Tips for staying off the HIPAA naughty list

Appreciating how to avoid an enforcement action under the Right of Access Initiative, as well as mitigating cyberattacks with HHS’s cybersecurity resource website.

Just in time for the Holiday Season, HHS Office for Civil Rights (“OCR”) announces five separate resolutions as part of its HIPAA Right of Access Initiative. This initiative focuses on providers and health plans who fail to provide individuals with the ability to view and receive copies of their protected health information (“PHI”) within 30 days unless an extension is provided. Importantly, the 30 day timeframe applies under federal HIPAA, states may have shorter timeframes to provide patients with their medical records. Here’s a recap of the five resolutions:

  1. Advanced Spine & Pain Management (Ohio) – paid OCR $32,150 and agreed to take corrective actions that include two years of monitoring;
  2. Denver Retina Center (Colorado) – paid OCR $30,000 and agreed to take corrective actions that includes one year of monitoring;
  3. Robert Glaser, MD (New York) – OCR issued a civil monetary penalty of $100,000 after Dr. Glaser failed to cooperate with OCR’s investigation and waived his right to a hearing;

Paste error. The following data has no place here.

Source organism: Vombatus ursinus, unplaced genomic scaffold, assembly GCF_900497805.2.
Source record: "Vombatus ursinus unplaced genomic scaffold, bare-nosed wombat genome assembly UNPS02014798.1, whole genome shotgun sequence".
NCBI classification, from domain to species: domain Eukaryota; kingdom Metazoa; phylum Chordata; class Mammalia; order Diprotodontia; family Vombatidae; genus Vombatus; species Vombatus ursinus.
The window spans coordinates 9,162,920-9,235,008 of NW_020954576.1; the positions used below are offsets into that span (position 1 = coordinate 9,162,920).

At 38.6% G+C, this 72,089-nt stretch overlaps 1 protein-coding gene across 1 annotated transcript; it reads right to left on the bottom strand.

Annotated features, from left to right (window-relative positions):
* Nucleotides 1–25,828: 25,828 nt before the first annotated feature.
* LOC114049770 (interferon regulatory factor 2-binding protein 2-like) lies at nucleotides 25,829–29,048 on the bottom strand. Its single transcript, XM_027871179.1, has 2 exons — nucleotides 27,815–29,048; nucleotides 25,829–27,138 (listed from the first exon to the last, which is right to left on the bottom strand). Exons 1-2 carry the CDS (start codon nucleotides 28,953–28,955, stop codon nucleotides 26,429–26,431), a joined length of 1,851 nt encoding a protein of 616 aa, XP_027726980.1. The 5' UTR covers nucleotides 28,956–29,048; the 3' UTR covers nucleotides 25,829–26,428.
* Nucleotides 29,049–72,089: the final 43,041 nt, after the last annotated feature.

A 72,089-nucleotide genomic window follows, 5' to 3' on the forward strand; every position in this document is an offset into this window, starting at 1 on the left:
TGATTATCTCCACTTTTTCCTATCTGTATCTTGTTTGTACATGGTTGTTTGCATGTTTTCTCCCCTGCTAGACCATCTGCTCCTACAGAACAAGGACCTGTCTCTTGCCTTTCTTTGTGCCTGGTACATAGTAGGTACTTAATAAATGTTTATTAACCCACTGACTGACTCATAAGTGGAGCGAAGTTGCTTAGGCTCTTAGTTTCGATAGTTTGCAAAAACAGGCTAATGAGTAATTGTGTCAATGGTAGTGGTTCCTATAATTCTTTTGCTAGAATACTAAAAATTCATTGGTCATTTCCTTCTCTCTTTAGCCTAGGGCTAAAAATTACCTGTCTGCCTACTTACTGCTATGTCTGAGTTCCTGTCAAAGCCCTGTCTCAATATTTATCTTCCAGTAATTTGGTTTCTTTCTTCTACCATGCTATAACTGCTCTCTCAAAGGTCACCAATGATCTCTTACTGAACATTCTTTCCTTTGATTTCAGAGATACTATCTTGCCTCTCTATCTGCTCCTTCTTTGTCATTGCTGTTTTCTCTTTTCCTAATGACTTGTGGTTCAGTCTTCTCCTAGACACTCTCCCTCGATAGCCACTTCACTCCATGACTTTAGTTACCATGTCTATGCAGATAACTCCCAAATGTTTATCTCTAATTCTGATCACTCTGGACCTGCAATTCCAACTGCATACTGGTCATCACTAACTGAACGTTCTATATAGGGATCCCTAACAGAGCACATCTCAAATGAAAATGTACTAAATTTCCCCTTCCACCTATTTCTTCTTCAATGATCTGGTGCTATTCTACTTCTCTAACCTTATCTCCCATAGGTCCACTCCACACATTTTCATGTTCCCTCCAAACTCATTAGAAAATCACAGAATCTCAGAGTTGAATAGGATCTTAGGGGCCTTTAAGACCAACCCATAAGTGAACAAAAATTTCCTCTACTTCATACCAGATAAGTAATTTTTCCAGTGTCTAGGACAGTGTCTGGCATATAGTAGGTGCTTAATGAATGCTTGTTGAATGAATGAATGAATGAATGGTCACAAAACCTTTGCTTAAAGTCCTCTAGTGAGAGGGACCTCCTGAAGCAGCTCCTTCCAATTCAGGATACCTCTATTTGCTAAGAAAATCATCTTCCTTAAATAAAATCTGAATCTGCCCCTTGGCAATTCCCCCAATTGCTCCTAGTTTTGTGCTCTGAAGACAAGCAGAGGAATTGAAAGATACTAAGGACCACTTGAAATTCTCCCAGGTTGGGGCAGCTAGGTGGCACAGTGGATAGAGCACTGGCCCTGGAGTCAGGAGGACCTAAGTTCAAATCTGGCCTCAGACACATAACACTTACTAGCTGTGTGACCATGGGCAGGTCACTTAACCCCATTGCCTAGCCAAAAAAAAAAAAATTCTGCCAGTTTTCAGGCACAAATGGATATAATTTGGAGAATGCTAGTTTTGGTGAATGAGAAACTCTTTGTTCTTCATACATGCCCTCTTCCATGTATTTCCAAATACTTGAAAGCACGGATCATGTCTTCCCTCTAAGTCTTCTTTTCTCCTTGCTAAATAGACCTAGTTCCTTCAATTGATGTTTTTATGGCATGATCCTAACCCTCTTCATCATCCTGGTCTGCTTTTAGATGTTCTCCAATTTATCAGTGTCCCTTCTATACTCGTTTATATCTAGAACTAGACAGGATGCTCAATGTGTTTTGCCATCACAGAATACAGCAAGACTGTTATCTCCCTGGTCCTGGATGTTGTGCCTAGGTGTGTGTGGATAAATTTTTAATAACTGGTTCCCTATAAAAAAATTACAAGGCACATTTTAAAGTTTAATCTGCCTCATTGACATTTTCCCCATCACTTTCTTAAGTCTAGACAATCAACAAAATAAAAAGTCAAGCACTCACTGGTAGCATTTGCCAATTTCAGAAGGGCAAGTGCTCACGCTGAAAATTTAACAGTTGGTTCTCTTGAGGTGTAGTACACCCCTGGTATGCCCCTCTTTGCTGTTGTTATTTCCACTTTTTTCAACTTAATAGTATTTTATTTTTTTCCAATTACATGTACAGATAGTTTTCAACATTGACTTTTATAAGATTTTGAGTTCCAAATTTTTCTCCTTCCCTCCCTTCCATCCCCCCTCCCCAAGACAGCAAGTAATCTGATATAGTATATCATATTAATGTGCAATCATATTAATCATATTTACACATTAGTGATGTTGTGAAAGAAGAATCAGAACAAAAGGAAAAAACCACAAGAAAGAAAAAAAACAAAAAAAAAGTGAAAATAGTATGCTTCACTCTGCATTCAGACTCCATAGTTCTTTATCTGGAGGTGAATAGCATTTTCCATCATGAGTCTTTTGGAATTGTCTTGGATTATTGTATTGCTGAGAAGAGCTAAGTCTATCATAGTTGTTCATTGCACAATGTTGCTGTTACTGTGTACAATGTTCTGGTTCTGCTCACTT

4. Rainrock Treatment Center, LLC (Oregon) - paid OCR $160,000 and agreed to take corrective actions that includes one year of monitoring; and
  5. Wake Health Medical Group (North Carolina) - paid OCR $10,000 and agreed to take corrective actions.

To stay on OCR’s “nice list” providers should have adequate policies and procedures that staff are trained on, log the initial request date, and comply with both state and federal timeframes. If an extension is needed, notify the patient or representative.

Established under the Cybersecurity Act of 2015, the 405(d) program was established. On December 1st, HHS delivered a holiday gift – a new website - 405(d) Aligning Health Care Industry Security Approaches Program, which offers healthcare providers and public health officials cybersecurity and patient safety resources, as well as best practices. “Absence of Cybersecurity is a(n) Enterprise Risk, Patient Risk, Organization Risk, [and] Provider Risk.” Said another way, the 405(d) program’s motto that “Cyber Safety is Patient Safety” provides a variety of different resources, including cybersecurity posters, infographics, and a bi-monthly newsletter.

In sum, to avoid the ransomware Grinch, remain vigilant because ransomware criminals are ramping up.